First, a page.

2010 was a big year for global health, full of dramatic progress and some very depressing setbacks. Even among that, though, five stories stand out.
1. The earthquake in Haiti
The January 20th earthquake in Haiti was the most dramatic global health news story, hands down. 230,000 people died in the initial quake, and 300,000 people were injured. A million people were homeless. The health challenges that followed began with critical care and emergency response, followed by providing clean water and basic services. Haiti now faces a serious cholera epidemic resulting from poor access to hygiene after the earthquake. Over 3000 people have died, and 150,000 people are estimate to be infected.
2. Advances in HIV prevention
This was a good year for advances in HIV prevention research. Clinical research showed that taking oral antiretrovirals before you are infected with HIV can keep you from contracting the virus. Vaginal microbicide clinical trials showed proof-of-concept for a vaginal gel that could protect women from HIV. And two antibodies were identified that could be key to developing a vaccine against HIV.
3. Progress in Vaccine Development
Public-private collaboration led to major progress in vaccines against two killer diseases. A new vaccine against meningococcal A meningitis – MenAfriVac – was developed by the Meningitis Vaccine Project. Funded by the Gates Foundation, the project brought together developing countries, manufacturers, multilateral organizations, and researchers to develop a low-cost vaccine for meningitis. And an Advance Market Commitment for a pneumonia vaccine brought the vaccine to wide distribution this year.
4. Mobile Health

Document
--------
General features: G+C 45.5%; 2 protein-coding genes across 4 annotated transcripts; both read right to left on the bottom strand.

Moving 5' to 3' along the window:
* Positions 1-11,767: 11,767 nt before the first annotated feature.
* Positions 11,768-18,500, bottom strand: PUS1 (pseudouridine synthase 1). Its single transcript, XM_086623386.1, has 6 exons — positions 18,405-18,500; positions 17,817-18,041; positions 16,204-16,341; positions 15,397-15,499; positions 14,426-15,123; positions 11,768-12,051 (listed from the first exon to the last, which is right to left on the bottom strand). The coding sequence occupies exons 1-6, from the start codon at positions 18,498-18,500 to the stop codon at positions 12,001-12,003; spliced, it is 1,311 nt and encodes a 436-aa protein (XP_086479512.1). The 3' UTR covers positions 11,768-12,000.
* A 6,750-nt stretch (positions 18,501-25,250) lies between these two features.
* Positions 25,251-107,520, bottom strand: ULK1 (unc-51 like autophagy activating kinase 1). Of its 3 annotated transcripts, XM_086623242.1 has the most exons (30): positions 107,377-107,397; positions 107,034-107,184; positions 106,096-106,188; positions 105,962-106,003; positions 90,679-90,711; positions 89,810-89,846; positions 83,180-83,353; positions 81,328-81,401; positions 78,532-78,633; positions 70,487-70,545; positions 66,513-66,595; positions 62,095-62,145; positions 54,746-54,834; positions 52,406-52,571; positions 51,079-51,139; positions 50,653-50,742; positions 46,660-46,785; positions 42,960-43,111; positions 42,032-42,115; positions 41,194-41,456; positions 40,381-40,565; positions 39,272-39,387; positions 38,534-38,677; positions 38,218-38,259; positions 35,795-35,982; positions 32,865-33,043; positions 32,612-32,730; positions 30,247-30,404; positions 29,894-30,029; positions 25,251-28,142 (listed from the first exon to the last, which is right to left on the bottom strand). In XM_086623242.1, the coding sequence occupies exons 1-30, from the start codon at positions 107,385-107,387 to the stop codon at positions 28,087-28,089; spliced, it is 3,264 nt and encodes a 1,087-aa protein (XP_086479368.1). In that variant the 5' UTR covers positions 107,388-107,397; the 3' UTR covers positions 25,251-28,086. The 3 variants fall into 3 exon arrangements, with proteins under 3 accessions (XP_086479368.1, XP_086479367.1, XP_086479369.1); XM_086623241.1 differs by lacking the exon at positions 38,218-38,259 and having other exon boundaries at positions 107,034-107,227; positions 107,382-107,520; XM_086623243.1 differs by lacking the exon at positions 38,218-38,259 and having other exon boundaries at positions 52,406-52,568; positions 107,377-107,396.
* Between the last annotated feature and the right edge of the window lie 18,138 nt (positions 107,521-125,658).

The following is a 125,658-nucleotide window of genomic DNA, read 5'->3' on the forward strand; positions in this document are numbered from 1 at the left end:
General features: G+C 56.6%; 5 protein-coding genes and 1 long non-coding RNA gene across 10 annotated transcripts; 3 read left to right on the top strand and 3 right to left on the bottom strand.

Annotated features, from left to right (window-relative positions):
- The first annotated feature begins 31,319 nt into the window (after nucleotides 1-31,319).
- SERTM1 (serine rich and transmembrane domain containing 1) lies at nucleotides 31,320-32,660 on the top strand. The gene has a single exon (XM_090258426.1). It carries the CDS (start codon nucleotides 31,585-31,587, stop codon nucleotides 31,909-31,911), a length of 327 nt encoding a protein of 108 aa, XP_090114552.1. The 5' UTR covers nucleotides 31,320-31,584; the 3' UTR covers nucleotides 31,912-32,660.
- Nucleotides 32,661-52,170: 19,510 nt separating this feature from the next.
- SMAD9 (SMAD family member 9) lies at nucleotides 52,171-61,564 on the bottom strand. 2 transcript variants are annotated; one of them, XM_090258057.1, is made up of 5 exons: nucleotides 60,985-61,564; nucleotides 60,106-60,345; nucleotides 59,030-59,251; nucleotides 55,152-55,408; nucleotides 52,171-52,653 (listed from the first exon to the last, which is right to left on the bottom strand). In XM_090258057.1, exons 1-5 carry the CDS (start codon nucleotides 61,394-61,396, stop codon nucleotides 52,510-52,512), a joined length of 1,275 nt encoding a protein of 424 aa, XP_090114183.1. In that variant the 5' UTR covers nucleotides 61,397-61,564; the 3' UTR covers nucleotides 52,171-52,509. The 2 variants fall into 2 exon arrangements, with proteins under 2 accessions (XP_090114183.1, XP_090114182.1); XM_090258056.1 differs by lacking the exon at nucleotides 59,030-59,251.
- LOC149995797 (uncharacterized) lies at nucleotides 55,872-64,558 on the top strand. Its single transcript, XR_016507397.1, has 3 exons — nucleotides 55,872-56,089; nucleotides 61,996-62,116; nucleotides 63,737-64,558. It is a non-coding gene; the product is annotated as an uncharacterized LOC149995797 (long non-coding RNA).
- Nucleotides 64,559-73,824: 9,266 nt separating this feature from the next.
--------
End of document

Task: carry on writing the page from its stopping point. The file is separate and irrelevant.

Throughout 2010, the potential of mobile devices for health became prominent, and the first mHealth initiatives began to bear real fruit. Mobile devices – phones, PDA, and tablets – found uses in everything from data collection to remote diagnostics.
5. The MDG Summit
In September, the world gathered in New York to look at progress toward the Millennium Development Goals. The summit itself wasn’t all that newsworthy, but bringing so many people to one place to think about international development and global health was.
And one story that should have been big but wasn’t:
In July, floods began in Pakistan after heavy monsoon rains. The flood water grew until 20% of the country was underwater. 20 million people were directly affected, more than the Haiti earthquake, and the immediate death toll was 2000. Structural damage exceeded four billion dollars. Pakistan is still at risk for hunger as a result of the floods, which did severe damage to agricultural land, and tens of thousands of people are still homeless. Yet international donors were slow to respond, and media coverage was lukewarm and sporadic.